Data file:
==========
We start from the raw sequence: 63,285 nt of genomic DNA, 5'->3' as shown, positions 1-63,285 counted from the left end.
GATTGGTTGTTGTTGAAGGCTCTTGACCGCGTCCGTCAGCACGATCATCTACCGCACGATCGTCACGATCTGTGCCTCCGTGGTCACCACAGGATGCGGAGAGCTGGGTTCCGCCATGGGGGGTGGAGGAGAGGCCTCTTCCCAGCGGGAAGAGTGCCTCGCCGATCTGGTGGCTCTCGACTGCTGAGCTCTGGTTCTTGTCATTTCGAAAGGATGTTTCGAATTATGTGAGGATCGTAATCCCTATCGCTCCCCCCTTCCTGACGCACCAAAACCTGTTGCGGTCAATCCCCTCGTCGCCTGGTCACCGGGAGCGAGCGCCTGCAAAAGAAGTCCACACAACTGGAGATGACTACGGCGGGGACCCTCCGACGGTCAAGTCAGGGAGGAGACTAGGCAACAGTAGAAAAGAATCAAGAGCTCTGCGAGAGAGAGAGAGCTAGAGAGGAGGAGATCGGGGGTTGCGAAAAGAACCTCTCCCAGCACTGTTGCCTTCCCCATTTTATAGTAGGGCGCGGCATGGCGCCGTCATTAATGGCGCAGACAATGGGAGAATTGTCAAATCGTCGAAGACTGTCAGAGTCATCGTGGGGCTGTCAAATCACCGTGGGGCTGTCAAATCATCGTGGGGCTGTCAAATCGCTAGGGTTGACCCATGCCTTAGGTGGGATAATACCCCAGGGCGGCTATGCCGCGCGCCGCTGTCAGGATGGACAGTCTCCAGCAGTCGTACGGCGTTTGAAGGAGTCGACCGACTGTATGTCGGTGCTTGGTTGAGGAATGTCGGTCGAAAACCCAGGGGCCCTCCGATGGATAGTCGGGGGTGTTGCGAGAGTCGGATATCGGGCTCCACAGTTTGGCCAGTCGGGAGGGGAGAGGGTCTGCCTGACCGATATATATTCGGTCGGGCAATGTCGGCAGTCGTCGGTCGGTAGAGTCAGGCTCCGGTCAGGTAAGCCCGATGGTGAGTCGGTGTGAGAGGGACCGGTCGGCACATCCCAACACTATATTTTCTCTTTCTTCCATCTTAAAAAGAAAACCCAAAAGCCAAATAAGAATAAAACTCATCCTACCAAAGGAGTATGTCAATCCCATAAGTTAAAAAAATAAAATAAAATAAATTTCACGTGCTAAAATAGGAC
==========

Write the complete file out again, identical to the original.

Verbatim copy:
We start from the raw sequence: 63,285 nt of genomic DNA, 5'->3' as shown, positions 1-63,285 counted from the left end.
GATTGGTTGTTGTTGAAGGCTCTTGACCGCGTCCGTCAGCACGATCATCTACCGCACGATCGTCACGATCTGTGCCTCCGTGGTCACCACAGGATGCGGAGAGCTGGGTTCCGCCATGGGGGGTGGAGGAGAGGCCTCTTCCCAGCGGGAAGAGTGCCTCGCCGATCTGGTGGCTCTCGACTGCTGAGCTCTGGTTCTTGTCATTTCGAAAGGATGTTTCGAATTATGTGAGGATCGTAATCCCTATCGCTCCCCCCTTCCTGACGCACCAAAACCTGTTGCGGTCAATCCCCTCGTCGCCTGGTCACCGGGAGCGAGCGCCTGCAAAAGAAGTCCACACAACTGGAGATGACTACGGCGGGGACCCTCCGACGGTCAAGTCAGGGAGGAGACTAGGCAACAGTAGAAAAGAATCAAGAGCTCTGCGAGAGAGAGAGAGCTAGAGAGGAGGAGATCGGGGGTTGCGAAAAGAACCTCTCCCAGCACTGTTGCCTTCCCCATTTTATAGTAGGGCGCGGCATGGCGCCGTCATTAATGGCGCAGACAATGGGAGAATTGTCAAATCGTCGAAGACTGTCAGAGTCATCGTGGGGCTGTCAAATCACCGTGGGGCTGTCAAATCATCGTGGGGCTGTCAAATCGCTAGGGTTGACCCATGCCTTAGGTGGGATAATACCCCAGGGCGGCTATGCCGCGCGCCGCTGTCAGGATGGACAGTCTCCAGCAGTCGTACGGCGTTTGAAGGAGTCGACCGACTGTATGTCGGTGCTTGGTTGAGGAATGTCGGTCGAAAACCCAGGGGCCCTCCGATGGATAGTCGGGGGTGTTGCGAGAGTCGGATATCGGGCTCCACAGTTTGGCCAGTCGGGAGGGGAGAGGGTCTGCCTGACCGATATATATTCGGTCGGGCAATGTCGGCAGTCGTCGGTCGGTAGAGTCAGGCTCCGGTCAGGTAAGCCCGATGGTGAGTCGGTGTGAGAGGGACCGGTCGGCACATCCCAACACTATATTTTCTCTTTCTTCCATCTTAAAAAGAAAACCCAAAAGCCAAATAAGAATAAAACTCATCCTACCAAAGGAGTATGTCAATCCCATAAGTTAAAAAAATAAAATAAAATAAATTTCACGTGCTAAAATAGGAC